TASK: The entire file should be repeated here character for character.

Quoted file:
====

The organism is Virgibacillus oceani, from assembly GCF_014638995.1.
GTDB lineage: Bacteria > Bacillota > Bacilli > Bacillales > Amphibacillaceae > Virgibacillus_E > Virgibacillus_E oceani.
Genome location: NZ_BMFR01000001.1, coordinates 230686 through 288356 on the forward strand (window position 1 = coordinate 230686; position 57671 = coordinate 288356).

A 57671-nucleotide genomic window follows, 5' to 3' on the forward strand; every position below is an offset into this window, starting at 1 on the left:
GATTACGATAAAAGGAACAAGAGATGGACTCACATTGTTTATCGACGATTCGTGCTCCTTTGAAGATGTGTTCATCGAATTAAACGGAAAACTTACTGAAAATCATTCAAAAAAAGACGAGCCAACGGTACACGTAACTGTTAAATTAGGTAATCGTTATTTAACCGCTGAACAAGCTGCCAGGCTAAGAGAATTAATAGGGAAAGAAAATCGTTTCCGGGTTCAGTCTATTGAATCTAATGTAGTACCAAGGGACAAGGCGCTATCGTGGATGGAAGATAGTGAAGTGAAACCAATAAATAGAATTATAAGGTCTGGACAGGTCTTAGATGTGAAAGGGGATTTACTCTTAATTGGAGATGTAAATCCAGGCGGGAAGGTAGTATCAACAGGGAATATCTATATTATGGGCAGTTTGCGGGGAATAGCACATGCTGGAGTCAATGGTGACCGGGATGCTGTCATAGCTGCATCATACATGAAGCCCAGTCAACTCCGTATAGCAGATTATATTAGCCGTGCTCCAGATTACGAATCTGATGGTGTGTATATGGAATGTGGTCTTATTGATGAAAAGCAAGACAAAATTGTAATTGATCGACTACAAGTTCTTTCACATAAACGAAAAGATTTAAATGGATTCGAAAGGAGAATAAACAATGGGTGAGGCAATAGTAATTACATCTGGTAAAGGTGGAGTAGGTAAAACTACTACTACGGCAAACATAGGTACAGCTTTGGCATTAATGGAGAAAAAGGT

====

The organism is Virgibacillus oceani, from assembly GCF_014638995.1.
GTDB lineage: Bacteria > Bacillota > Bacilli > Bacillales > Amphibacillaceae > Virgibacillus_E > Virgibacillus_E oceani.
Genome location: NZ_BMFR01000001.1, coordinates 230686 through 288356 on the forward strand (window position 1 = coordinate 230686; position 57671 = coordinate 288356).

A 57671-nucleotide genomic window follows, 5' to 3' on the forward strand; every position below is an offset into this window, starting at 1 on the left:
GATTACGATAAAAGGAACAAGAGATGGACTCACATTGTTTATCGACGATTCGTGCTCCTTTGAAGATGTGTTCATCGAATTAAACGGAAAACTTACTGAAAATCATTCAAAAAAAGACGAGCCAACGGTACACGTAACTGTTAAATTAGGTAATCGTTATTTAACCGCTGAACAAGCTGCCAGGCTAAGAGAATTAATAGGGAAAGAAAATCGTTTCCGGGTTCAGTCTATTGAATCTAATGTAGTACCAAGGGACAAGGCGCTATCGTGGATGGAAGATAGTGAAGTGAAACCAATAAATAGAATTATAAGGTCTGGACAGGTCTTAGATGTGAAAGGGGATTTACTCTTAATTGGAGATGTAAATCCAGGCGGGAAGGTAGTATCAACAGGGAATATCTATATTATGGGCAGTTTGCGGGGAATAGCACATGCTGGAGTCAATGGTGACCGGGATGCTGTCATAGCTGCATCATACATGAAGCCCAGTCAACTCCGTATAGCAGATTATATTAGCCGTGCTCCAGATTACGAATCTGATGGTGTGTATATGGAATGTGGTCTTATTGATGAAAAGCAAGACAAAATTGTAATTGATCGACTACAAGTTCTTTCACATAAACGAAAAGATTTAAATGGATTCGAAAGGAGAATAAACAATGGGTGAGGCAATAGTAATTACATCTGGTAAAGGTGGAGTAGGTAAAACTACTACTACGGCAAACATAGGTACAGCTTTGGCATTAATGGAGAAAAAGGT